Monday, February 14, 2011

Home-Made Miniature: TCG Yavuz

TCG Yavuz in 1:1800

Among the various games I enjoy are naval miniatures games. When Axis and Allies: War at Sea came out a few years ago, I liked the fact that there was an easy source of new naval miniatures (and a decent set of rules). But the minis were in yet another new scale. Traditional miniatures already came in a bunch of different scales depending on rule set and manufacturer. Though things had pretty well settled down to being in either 1:1200 scale or 1:1250 scale for mid-sized minis.

Then came War at Sea with 1:1800 scale. The minis are nice for the size, and given the fact that they're molded in a fairly soft plastic, they've got pretty good detail. Even if it's a bit blocky.

Homebrew Ships
I thought I'd try my hand at making a mini in the same scale. I built this mini in 2007, shortly after War at Sea first appeared, before any expansion sets were released. It's been sitting in a desk drawer waiting for a paint job since then, I just finished painting it.

When I decided to make my own mini, I wanted to make something that I could be pretty sure wouldn't be coming out in an expansion. It'd be pretty silly to make a ship that would be available for a few bucks from the manufacturer a month after I finished it. Also, the ship had to be interesting enough to model and play with. Not to mention that it should be large enough for me to model by hand, without sculpting and casting.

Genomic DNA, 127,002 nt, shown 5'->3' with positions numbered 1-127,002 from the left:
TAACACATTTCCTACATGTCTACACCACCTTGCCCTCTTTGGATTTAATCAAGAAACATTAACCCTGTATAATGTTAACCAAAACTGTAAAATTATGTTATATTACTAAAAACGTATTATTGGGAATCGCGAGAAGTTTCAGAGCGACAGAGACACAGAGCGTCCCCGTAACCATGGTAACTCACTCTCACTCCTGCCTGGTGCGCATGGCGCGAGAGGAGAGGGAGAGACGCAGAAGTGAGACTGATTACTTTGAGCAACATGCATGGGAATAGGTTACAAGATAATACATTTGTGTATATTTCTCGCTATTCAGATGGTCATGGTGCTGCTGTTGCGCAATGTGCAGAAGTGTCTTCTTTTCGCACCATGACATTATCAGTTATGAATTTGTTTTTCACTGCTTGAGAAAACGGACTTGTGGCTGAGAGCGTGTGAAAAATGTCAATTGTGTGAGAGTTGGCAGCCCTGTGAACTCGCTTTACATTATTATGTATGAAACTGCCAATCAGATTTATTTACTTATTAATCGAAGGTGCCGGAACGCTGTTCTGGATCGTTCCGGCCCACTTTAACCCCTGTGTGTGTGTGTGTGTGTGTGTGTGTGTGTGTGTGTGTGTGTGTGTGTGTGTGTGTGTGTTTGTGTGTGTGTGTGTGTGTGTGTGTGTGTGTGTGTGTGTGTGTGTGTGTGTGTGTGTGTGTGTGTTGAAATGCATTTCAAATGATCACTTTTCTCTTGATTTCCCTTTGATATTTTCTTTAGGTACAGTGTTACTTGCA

So, a capital ship. But where would I find a period capital ship that's not likely to appear in the War at Sea expansions?

As it happens I like unusual ships with interesting stories behind them (well, who doesn't?) The TCG Yavuz fits that description exactly. A German Battlecruiser built before WWI, it became the Turkish navy's flagship when it fled the British in the eastern Mediterranean, docked in neutral Turkey, then was sold to Turkey by Imperial Germany as an inducement to Turkey to enter the war on their side.

So an interesting German capital ship escaped the scuttling at Scapa Flow at the end of WWI. It served in the Turkish navy until the 1950's.

When modelling something in a small scale, you have to make a number of choices about what you're going to model and what you're going to skip. You want the ship to represent its prototype, but you'll go mad if you try to capture all its details. In my case, I decided to mainly get guns, turrets, and major masses of superstructure on the model, as well as hull details like the belt and the casemates.

What I ended up with is less than perfect. The fore stack is too short. The hull's entry is too narrow. The mass I use to represent the searchlight tower and other structure around the aft mast is too large. But overall I'm pretty happy with how it turned out.

And to date, it's the only TCG Yavuz I know of that's around for War at Sea.

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